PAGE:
After a farewell party at the Ballroom Charity and Oscar walk in the park when Oscar drops the bombshell. He can't marry her. He's been thinking about the men before him. 'Marry me and I'll destroy you, Charity,' he says. 'That's okay,' says Charity, 'I'm not doing much now, anyway.' Urging her to run away, Oscar pushes her into the lake. Then he leaves.
Charity emerges. 'Did you ever have one of those days?' she asks the audience. But at least she still has her bag. She is just thinking that maybe things are looking up when, right on cue, the Good Fairy appears. 'Dreams will come true tonight!' she promises, scattering stardust. She turns to go. On her back is a sign saying: 'Watch "The Good Fairy" Tonight ... 8 o'clock ... CBS.' Charity shrugs, and begins to dance, alone again as at the start. Three fluorescent signs appear in turn, reading: 'And So She Lived' ... 'Hopefully' ... 'Ever After'.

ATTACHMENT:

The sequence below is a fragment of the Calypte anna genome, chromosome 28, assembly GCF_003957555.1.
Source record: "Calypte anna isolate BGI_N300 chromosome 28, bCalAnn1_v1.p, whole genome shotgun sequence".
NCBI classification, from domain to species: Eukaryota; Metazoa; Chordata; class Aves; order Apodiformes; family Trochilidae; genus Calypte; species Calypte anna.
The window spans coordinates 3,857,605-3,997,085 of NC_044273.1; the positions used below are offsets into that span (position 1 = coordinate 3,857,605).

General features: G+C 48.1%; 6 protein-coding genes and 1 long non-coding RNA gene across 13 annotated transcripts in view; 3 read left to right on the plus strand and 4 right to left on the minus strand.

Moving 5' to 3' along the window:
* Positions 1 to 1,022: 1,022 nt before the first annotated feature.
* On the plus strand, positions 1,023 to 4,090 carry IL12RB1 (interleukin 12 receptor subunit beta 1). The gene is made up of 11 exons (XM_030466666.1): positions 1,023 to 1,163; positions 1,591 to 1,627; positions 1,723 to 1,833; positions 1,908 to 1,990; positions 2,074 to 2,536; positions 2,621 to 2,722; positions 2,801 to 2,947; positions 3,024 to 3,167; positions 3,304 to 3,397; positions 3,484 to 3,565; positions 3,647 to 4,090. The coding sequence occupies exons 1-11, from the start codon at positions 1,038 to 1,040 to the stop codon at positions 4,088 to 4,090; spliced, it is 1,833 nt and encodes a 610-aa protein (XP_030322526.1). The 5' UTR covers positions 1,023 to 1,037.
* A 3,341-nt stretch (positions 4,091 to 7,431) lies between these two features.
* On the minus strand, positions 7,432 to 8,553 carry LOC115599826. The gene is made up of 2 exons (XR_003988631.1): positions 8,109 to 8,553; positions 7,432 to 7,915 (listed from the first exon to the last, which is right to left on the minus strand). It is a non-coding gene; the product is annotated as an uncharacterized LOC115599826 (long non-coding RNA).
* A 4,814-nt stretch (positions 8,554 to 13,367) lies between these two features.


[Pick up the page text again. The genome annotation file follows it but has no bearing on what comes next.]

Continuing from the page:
Male - 8+: Female - 10+
plus chorus and dancers
Baby, Dream Your Dream
I Love To Cry At Weddings
If My Friends Could See Me Now
I'm A Brass Band
I'm the Bravest Individual
Rhythm Of Life
Rich Man's Frug (dance)
There's Gotta Be Something Better Than This
Too Many Tomorrows
Where Am I Going?
You Should See Yourself
Violin 1 & 2; Viola; Cello; Bas; Reed 1, 2, 3, 4 & 5; Trumpet 1, 2 & 3' Trombone 1, 2 & 3; Percussion
Original Broadway Cast - Columbia CK-2900
Original London Production - Sony SMK-66172
Revival Broadway Cast Production - EMI - CDP-746562
Film Soundtract - Decca 71502
2005 Broadway Cast Recording